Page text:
So the word on this "Old" corn from our first year of growing it is it is well worth it. It will be on our list of corn next year in a larger patch. I hope this gives you another selection of corn for your homestead, one off the beaten path of modern varieties. 

 

God Bless you all and stay safe!

 

 

 Please forgive the strange and irregular format....I have had huge problems with Blogger today!

15 comments:

  1. Looks yummy!
    We have never had much luck with corn here. Thankfully, there are plenty of people in our area that do and we can always find some at the farmers markets :)

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    1. We are lucky with this climate for the most part...just think if the corn lives it so do weeds:)

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  2. You are going to have to have Ralph make you a pair of short stilts for corn gathering! Very interesting type of corn. I don't have the space for growing it, but do so enjoy reading about YOUR efforts!

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    1. Space can be a dangerous thing in the hands of two gardening lunatics!

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  3. This post makes me want to try growing Texas Gourdseed corn. I've never heard of it, but it sounds wonderful! I have never ever had any luck growing corn. Sure hope next spring I can get a better garden started in early spring. My back problem almost kept me from growing anything this year, although, I finally did get the tomatoes and beans planted and a few other things. Enjoyed this post.

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    1. I hope your back is doing better! I just finished reading about starting corn in pots. They said since corn roots do not move well, to start it in something that can be planted like peat pots. Starting it about a month before transplanting. It is something you might want to try. Ralph and I might try it too, so we can have early, early corn. I am glad you enjoyed this post. These old varieties have a lot t offer. Luther Hill is another variety you might want to look into.

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  4. I do so agree that the "older" varieties (of any vegetable!) are the ones we should learn how to grow again. So much better nutrition contained within compared to all the hybrids. (But that's just my opinion.) Sad to say, no corn growing (or regular sized tomatoes either) for this northern Minnesota gardener until we somehow, somewhere, some way get that huge hoop house constructed. Even if we were to get the summer heat needed (as we have this year!), our strong winds topple any corn I've ever planted out in the open. Good post, good information. Thanks!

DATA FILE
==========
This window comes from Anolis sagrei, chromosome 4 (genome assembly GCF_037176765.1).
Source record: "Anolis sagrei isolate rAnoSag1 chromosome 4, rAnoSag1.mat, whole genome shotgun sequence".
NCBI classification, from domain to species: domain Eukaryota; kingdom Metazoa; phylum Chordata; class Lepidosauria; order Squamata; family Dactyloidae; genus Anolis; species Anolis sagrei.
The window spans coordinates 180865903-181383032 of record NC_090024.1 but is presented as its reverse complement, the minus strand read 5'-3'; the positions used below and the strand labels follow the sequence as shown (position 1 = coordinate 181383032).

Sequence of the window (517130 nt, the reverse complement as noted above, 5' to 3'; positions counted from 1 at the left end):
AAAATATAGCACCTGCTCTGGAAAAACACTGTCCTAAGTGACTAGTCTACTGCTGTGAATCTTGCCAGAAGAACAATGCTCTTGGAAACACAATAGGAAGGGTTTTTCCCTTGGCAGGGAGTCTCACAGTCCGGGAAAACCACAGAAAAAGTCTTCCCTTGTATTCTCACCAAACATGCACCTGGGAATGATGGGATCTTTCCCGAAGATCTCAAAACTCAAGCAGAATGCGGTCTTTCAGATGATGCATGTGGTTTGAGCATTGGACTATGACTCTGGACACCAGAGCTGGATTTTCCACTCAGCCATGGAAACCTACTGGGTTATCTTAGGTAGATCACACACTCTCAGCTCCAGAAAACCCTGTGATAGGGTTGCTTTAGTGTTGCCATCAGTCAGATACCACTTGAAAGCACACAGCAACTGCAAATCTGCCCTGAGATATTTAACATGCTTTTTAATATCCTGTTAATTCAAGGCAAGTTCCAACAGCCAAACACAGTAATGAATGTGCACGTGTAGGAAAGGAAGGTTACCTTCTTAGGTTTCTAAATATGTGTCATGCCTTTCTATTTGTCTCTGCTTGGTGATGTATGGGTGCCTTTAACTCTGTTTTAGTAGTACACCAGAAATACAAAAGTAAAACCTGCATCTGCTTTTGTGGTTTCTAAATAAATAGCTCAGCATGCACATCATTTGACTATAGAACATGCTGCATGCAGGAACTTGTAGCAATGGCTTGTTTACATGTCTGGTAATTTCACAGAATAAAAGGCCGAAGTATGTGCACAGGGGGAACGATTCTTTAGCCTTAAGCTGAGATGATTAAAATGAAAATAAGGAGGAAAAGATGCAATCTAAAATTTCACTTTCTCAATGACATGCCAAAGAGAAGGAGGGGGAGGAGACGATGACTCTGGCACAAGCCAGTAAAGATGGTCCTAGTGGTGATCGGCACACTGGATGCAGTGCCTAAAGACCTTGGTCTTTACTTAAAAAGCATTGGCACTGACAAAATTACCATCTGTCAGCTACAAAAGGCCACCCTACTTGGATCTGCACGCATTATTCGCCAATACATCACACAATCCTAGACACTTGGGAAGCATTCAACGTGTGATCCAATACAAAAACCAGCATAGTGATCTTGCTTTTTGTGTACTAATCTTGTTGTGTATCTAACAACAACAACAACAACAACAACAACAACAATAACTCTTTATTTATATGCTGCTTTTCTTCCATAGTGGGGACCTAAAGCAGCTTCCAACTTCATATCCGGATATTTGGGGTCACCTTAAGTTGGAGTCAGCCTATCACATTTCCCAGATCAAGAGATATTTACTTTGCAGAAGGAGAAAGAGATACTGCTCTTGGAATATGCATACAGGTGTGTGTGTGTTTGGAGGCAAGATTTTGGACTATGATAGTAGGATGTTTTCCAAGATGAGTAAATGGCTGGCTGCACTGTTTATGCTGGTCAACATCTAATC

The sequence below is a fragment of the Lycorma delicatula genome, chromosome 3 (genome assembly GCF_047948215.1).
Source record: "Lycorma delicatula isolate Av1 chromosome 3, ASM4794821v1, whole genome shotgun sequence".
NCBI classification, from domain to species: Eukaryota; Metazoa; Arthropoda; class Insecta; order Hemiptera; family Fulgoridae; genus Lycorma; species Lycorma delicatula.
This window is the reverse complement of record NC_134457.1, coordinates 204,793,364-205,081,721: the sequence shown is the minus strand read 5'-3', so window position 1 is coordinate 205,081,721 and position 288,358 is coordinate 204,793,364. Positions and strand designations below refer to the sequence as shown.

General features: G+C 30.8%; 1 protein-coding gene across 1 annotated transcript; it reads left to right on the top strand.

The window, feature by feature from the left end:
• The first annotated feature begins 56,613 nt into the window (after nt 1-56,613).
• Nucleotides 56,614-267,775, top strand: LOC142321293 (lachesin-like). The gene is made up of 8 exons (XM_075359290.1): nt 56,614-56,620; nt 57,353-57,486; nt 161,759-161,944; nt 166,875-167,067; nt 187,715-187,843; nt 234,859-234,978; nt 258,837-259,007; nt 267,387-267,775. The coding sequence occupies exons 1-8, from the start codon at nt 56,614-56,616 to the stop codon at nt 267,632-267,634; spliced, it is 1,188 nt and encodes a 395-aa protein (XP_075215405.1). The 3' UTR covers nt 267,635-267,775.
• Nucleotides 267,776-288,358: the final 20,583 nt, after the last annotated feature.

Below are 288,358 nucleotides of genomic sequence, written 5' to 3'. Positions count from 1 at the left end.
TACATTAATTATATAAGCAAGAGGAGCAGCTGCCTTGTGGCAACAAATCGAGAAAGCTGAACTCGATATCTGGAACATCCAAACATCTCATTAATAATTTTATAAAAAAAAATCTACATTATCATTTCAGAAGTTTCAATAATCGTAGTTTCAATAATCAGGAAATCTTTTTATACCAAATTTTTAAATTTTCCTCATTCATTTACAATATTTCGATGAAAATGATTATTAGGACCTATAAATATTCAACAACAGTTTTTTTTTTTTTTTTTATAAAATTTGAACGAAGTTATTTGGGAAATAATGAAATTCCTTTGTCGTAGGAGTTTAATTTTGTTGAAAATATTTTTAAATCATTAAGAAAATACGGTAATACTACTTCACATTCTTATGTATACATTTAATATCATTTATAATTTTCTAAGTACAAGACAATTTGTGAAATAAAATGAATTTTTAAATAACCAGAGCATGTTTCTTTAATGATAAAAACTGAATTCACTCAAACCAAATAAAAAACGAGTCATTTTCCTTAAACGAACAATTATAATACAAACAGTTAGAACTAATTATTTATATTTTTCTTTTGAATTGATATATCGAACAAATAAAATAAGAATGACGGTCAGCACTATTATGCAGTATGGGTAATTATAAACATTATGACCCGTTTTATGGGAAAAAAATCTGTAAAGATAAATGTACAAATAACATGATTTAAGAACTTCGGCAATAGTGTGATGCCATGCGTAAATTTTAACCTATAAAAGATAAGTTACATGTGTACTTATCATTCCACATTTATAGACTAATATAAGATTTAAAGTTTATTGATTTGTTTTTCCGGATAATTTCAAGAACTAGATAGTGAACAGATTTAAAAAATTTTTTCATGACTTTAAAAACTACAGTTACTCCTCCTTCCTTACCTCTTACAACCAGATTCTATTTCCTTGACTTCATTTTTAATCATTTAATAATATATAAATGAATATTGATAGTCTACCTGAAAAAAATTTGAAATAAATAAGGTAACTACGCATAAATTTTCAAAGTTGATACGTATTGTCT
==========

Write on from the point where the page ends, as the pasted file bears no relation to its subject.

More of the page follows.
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    1. I am glad you found this interesting. How long is your growing season?
      The old varieties are, how do I put this, wilder...needing less careful treatment. We like them even if they are not uniform, tidy and extremely sweet. This corn is awesome in chili!

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  5. They're huge! Wow. Corn is one of those things they've "improved" so much that now when I buy sweet corn from the store to boil, it's so sweet it tastes phony!

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    1. Our world has come to expect everything to be sweet. (A side effect of HFCS?) This corn is such a real taste. It is fun to experiment with old strains now we have the space to do so. By the way it's not the biggest corn we have, more on it later! :)

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  6. Hi my name is cris. I see how big your corn husk is. Its something im interested. Please contact me incase you are willing to sell some cor. Husk

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    1. I am not selling any as I am still learning how to dry and store the husks to use in cooking. You might be able to get corn husks at a Mexican Grocery store.